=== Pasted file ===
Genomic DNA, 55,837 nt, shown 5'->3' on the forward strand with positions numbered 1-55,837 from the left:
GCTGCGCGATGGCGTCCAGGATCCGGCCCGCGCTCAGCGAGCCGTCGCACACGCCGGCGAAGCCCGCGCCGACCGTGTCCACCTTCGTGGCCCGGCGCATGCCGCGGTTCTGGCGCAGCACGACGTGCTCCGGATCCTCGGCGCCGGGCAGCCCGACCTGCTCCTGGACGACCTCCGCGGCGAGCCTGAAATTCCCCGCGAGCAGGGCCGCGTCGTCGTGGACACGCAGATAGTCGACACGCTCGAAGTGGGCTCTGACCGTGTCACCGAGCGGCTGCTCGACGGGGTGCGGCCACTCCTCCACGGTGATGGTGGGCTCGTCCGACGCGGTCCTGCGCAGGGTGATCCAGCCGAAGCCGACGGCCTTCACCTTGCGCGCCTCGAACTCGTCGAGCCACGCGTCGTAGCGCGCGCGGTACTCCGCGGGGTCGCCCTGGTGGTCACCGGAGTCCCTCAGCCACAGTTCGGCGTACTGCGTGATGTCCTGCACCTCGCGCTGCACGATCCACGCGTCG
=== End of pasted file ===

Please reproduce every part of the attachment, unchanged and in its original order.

Genomic DNA, 55,837 nt, shown 5'->3' on the forward strand with positions numbered 1-55,837 from the left:
GCTGCGCGATGGCGTCCAGGATCCGGCCCGCGCTCAGCGAGCCGTCGCACACGCCGGCGAAGCCCGCGCCGACCGTGTCCACCTTCGTGGCCCGGCGCATGCCGCGGTTCTGGCGCAGCACGACGTGCTCCGGATCCTCGGCGCCGGGCAGCCCGACCTGCTCCTGGACGACCTCCGCGGCGAGCCTGAAATTCCCCGCGAGCAGGGCCGCGTCGTCGTGGACACGCAGATAGTCGACACGCTCGAAGTGGGCTCTGACCGTGTCACCGAGCGGCTGCTCGACGGGGTGCGGCCACTCCTCCACGGTGATGGTGGGCTCGTCCGACGCGGTCCTGCGCAGGGTGATCCAGCCGAAGCCGACGGCCTTCACCTTGCGCGCCTCGAACTCGTCGAGCCACGCGTCGTAGCGCGCGCGGTACTCCGCGGGGTCGCCCTGGTGGTCACCGGAGTCCCTCAGCCACAGTTCGGCGTACTGCGTGATGTCCTGCACCTCGCGCTGCACGATCCACGCGTCG